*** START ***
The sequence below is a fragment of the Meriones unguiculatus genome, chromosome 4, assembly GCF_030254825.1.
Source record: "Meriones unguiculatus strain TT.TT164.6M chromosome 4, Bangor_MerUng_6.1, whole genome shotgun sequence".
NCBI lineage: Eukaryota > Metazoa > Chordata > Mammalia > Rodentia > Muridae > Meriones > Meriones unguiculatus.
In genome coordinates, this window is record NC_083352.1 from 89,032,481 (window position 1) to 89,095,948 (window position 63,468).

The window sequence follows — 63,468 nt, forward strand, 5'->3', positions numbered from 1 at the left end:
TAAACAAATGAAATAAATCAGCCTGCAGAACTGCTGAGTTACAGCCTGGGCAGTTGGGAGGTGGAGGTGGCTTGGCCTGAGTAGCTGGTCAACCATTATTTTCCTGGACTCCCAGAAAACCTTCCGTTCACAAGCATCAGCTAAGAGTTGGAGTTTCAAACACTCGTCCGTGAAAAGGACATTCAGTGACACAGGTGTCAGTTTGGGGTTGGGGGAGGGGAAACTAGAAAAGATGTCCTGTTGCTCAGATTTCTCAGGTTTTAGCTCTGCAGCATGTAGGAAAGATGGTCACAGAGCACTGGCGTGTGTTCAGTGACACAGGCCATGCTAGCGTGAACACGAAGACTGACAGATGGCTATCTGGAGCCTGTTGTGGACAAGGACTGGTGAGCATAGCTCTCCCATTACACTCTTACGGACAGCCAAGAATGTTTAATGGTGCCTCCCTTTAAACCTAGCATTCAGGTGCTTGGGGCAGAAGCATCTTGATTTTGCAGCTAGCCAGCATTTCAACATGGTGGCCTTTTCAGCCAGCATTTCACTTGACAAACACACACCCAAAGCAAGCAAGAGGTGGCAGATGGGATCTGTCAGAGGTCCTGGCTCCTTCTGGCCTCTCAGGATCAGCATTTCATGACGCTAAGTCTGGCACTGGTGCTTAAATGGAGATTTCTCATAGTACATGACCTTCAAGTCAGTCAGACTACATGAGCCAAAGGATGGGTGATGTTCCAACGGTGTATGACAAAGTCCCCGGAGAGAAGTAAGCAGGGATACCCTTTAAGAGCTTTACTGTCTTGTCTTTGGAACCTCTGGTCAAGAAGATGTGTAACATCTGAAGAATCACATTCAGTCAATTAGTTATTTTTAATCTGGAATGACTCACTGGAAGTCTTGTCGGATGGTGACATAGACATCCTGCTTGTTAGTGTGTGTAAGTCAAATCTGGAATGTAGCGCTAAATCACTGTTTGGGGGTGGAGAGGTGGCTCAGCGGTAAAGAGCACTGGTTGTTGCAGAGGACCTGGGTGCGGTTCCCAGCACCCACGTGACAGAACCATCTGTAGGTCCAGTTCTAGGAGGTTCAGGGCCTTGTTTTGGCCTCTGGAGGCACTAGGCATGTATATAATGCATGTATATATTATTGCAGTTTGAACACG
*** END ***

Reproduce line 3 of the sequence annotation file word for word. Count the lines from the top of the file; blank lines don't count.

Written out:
NCBI lineage: Eukaryota > Metazoa > Chordata > Mammalia > Rodentia > Muridae > Meriones > Meriones unguiculatus.